This reminds me of my ex and it gave me serious chills while reading this. The relationship lasted a total of 9 months. 9 months of my life that I will never get back. I had a really good friend, who pulled me out of that emotional abuse, and I owe her my life. Had I stayed, I could not imagine what my life would’ve been like today. If you’re in a situation like this, get out! People show you who they are everyday, believe them. Don’t stick around hoping and wishing that they’ll change. The change starts with you realizing you’re worth far more than that. Love yourself enough to know your worth.

  15. Nafisa

    December 14, 2018 7:26 am

    Amazing. Very eye opening.

  16. S

    December 14, 2018 9:16 am

    Aoa.. domestic violence is a heavy term. It denotes a heavy mixed emotional response to the perpetrator where you quiver by their very sight. There’s no peace in the presence of domestic violence.

    A handshake in the moment with the opposite gender is a misunderstanding from one’s hubby’s part/even one’s own inability to draw the line momentatrily. It’s a fleeting moment and should be called as such.. not be turned into ‘domestic violence’. Suffereferers of DV will consider your post as trivialising their plight.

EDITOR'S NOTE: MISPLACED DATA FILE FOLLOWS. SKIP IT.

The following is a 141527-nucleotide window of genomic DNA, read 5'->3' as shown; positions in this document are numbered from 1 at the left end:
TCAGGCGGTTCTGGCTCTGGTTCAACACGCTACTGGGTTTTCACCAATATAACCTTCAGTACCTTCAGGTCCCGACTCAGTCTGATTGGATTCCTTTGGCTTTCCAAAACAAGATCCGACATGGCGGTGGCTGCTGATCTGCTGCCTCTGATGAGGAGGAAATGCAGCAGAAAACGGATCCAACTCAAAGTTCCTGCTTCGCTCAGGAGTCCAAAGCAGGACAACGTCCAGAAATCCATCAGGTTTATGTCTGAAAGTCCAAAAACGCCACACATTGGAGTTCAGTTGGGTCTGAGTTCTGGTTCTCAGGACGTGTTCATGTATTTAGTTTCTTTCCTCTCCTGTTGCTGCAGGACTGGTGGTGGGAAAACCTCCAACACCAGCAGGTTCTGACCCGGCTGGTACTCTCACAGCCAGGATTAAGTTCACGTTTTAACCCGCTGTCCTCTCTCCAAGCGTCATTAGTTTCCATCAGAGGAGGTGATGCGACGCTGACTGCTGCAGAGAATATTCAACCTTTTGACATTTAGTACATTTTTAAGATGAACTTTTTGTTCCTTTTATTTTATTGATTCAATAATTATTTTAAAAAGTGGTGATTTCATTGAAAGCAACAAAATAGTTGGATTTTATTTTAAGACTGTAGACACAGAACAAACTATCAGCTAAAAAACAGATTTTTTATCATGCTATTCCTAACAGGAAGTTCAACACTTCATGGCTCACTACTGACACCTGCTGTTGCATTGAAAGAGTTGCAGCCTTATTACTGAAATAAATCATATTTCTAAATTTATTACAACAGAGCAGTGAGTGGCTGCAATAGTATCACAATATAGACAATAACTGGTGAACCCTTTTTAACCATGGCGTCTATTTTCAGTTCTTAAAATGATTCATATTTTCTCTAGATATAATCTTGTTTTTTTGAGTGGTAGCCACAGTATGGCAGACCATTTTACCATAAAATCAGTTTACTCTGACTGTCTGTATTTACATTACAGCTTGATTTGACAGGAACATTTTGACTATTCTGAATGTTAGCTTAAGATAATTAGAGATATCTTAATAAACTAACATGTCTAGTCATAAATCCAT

And all the same, you have a platform to do much good/benefit many. All the best.

  17. Anon

    December 14, 2018 9:46 am

    This is a peak into my life

  18. Falevdem

    December 14, 2018 10:18 am

    This has nothing to do with Islam ladies. There are load of women from all backgrounds and cultures experiencing the the exact behaviours from their spouse. Go on tube and watch videos of victims talking about how they survived. I believe domestic abuse is triggered by personality disorders esp narcissistic, borderline, etc. I discovered my husband has a combination of all. The abuse got so bad that I ended losing a part of myself. I had to discreetly escape or I was going to end up getting killed by this man. There are number of reasons why us women stay in these toxic relationships; the emotional attachment, financial stability, worried about what the community will say about you, being threatened by the perpetrator and more. I went through it all ladies. I was married for 6 years and took me 6 months to plan my escape. Now I’m free as a bird and living in peace with my 6 year old daughter. If you have children who have have witnessed things, Worse thing you could do is let them think abuse is ok and a way of life. There is support out there no matter what ladies, be strong ?

  19. Rashmeen

    December 14, 2018 11:03 am

    Well written??
    Husbands should put their ego behind…women tries very hard to keep them happy!!!

  20. Ptissem

    December 18, 2018 9:30 am

    Thank you for all the lovely feedback and comments ladies! Can’t wait for you to read the rest of the series insha’Allah. Part 2 will be published this week so keep your eyes peeled! X

  21. furtdsolinopv

    January 2, 2019 8:52 pm

    When I originally commented I clicked the “Notify me when new comments are added” checkbox and now each time a comment is added I get several emails with the same comment. Is there any way you can remove people from that service? Bless you!